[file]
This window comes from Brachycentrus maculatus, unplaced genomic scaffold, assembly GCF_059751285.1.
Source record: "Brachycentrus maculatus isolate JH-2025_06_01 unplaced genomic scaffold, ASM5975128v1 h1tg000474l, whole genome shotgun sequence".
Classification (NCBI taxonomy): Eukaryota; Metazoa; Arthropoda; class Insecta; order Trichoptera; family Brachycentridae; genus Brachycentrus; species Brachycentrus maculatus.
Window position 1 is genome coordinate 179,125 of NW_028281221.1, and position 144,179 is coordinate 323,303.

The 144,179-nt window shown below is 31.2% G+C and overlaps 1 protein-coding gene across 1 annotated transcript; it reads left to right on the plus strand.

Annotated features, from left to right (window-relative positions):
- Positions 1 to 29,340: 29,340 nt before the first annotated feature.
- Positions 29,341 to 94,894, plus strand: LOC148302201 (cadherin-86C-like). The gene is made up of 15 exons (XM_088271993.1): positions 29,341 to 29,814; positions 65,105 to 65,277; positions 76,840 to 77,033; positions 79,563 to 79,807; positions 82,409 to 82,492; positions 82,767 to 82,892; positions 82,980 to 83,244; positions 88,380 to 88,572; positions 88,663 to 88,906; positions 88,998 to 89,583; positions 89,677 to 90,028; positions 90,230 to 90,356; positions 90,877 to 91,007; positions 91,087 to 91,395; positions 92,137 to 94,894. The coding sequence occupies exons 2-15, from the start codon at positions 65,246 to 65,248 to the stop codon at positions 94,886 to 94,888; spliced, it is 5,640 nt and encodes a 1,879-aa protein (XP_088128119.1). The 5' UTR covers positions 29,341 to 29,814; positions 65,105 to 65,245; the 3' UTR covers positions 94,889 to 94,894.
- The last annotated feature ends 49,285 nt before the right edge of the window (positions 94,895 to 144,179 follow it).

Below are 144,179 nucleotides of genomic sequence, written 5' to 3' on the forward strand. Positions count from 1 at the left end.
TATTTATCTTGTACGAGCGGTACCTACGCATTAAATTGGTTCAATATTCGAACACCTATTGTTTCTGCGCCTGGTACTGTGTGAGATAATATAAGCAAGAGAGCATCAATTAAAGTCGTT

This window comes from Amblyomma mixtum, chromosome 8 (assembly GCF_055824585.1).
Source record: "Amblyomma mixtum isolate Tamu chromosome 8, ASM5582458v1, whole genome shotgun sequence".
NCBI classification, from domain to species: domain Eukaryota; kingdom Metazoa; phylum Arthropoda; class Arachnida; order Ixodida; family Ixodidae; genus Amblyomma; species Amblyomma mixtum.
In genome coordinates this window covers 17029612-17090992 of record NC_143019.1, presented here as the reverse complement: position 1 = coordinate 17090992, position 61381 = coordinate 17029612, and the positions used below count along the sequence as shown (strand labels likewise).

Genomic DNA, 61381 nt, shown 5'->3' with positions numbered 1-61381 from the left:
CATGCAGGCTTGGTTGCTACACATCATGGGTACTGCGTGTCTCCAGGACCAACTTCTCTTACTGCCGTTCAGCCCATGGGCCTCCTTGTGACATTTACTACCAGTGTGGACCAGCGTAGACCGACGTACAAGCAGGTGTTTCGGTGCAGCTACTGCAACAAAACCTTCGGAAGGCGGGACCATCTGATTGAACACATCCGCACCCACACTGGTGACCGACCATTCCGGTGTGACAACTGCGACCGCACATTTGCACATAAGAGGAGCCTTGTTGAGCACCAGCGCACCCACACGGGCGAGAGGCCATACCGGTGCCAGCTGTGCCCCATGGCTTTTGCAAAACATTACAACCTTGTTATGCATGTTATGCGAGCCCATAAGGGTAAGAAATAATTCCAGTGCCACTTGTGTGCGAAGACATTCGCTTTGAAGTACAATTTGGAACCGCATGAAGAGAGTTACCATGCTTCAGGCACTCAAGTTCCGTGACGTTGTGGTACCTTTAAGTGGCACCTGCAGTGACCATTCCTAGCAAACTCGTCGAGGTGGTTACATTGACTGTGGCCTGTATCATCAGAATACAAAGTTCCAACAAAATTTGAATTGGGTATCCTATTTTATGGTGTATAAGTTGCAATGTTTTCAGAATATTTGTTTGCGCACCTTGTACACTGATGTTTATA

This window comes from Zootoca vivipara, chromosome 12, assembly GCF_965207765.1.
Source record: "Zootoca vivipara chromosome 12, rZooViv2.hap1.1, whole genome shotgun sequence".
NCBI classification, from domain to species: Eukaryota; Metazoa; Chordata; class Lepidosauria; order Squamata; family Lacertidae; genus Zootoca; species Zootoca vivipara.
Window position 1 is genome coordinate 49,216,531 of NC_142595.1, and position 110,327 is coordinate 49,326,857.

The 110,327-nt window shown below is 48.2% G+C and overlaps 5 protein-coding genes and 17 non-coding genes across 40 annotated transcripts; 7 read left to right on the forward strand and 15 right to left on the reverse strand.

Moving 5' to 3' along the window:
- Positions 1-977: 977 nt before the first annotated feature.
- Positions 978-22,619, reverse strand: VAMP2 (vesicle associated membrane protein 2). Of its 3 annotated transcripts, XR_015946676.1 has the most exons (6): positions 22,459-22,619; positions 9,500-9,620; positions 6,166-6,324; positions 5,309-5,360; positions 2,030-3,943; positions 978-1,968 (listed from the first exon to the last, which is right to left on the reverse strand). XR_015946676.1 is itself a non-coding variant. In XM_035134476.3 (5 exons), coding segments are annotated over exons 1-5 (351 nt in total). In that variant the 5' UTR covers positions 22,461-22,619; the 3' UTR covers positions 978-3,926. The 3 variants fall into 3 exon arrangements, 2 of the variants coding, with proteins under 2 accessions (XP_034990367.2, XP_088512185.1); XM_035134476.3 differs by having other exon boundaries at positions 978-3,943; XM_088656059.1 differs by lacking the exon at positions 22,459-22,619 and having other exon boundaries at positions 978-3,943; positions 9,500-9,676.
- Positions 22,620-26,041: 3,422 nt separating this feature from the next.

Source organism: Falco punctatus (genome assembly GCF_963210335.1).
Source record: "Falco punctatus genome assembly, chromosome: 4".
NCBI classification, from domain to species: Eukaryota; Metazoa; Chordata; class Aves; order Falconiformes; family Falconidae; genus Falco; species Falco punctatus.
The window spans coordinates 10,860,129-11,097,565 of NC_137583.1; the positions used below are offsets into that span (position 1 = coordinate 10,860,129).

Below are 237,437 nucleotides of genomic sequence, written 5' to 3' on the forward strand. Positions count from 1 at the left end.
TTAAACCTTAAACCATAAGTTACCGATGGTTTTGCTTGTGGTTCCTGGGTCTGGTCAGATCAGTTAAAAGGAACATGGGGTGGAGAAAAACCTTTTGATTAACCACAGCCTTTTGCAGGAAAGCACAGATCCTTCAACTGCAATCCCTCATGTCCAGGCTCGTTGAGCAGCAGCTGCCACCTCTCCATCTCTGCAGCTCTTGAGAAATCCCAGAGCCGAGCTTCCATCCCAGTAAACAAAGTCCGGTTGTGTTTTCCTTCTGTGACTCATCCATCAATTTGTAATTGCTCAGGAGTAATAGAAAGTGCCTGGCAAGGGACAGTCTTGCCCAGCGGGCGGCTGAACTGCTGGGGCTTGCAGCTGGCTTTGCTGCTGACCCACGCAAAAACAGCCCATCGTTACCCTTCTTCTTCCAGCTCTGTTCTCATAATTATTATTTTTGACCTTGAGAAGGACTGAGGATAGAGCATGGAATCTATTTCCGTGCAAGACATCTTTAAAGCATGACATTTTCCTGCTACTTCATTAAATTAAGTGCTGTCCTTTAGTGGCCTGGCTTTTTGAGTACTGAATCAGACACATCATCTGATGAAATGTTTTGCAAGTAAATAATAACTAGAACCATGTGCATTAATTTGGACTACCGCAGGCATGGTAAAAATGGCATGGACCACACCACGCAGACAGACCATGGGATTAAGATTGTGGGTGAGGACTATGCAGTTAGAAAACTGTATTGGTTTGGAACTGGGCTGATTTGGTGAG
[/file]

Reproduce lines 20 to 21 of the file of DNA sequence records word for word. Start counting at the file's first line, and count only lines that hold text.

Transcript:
NCBI classification, from domain to species: Eukaryota; Metazoa; Chordata; class Lepidosauria; order Squamata; family Lacertidae; genus Zootoca; species Zootoca vivipara.
Window position 1 is genome coordinate 49,216,531 of NC_142595.1, and position 110,327 is coordinate 49,326,857.